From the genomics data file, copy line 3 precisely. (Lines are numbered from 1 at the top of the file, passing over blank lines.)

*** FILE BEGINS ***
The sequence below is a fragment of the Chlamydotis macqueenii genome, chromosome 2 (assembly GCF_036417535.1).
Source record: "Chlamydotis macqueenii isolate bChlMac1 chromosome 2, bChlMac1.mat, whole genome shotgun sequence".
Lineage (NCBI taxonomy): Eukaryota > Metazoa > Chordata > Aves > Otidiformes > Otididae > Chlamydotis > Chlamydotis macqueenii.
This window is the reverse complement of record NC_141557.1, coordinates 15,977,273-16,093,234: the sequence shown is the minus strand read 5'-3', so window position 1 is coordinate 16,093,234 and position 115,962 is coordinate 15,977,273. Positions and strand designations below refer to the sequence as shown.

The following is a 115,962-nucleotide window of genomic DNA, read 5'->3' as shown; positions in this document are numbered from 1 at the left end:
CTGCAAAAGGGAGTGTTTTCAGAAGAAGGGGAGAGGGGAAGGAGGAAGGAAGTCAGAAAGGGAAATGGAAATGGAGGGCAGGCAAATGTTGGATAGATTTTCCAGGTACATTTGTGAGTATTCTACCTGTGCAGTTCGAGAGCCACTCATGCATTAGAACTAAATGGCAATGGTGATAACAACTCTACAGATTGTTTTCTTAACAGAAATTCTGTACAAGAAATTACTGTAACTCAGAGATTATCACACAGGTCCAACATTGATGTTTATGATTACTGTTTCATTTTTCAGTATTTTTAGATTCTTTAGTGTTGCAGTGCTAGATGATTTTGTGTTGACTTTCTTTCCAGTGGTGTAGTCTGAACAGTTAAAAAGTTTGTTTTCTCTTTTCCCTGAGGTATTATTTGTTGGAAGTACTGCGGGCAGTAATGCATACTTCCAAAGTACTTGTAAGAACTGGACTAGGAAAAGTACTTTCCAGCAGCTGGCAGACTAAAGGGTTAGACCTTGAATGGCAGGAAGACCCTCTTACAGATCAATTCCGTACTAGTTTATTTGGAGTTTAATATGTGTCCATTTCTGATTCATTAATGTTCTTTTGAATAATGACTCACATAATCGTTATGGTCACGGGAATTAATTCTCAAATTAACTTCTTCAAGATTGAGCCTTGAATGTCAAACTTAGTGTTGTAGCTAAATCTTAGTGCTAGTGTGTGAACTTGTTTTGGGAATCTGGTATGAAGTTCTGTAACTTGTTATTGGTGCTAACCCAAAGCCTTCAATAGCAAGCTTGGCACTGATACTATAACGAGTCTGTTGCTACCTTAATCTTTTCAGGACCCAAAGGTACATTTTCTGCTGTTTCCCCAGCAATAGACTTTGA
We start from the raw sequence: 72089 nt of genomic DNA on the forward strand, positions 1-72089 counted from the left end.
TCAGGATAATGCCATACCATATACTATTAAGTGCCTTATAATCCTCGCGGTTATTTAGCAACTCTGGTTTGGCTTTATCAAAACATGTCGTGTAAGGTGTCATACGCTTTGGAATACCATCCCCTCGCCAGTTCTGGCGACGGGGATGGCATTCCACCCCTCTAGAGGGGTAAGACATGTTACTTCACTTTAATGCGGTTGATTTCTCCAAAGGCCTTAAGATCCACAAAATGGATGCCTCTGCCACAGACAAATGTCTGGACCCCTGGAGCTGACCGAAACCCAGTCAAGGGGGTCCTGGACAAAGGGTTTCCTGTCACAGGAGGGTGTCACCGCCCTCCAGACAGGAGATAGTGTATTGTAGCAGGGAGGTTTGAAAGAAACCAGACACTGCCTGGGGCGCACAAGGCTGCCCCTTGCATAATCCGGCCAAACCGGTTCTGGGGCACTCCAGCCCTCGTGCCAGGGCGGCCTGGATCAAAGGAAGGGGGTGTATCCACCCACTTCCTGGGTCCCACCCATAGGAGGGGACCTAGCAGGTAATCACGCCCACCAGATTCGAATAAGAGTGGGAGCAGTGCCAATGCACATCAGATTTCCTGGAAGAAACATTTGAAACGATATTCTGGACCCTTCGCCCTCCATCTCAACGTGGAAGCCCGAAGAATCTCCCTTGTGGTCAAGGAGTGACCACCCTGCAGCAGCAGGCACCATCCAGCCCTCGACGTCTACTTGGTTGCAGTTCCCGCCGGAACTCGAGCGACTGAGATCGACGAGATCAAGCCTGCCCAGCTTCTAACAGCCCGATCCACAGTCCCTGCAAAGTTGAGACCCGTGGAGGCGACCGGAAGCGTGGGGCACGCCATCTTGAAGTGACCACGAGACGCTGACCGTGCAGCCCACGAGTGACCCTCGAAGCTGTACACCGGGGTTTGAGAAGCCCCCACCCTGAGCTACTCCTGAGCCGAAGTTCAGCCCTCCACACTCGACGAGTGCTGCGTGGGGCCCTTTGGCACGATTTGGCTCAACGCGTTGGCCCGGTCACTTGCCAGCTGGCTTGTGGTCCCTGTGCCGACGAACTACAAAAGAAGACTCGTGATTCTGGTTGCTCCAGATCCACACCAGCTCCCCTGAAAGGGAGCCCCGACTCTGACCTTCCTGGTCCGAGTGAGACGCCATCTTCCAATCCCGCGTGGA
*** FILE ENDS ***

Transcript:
Lineage (NCBI taxonomy): Eukaryota > Metazoa > Chordata > Aves > Otidiformes > Otididae > Chlamydotis > Chlamydotis macqueenii.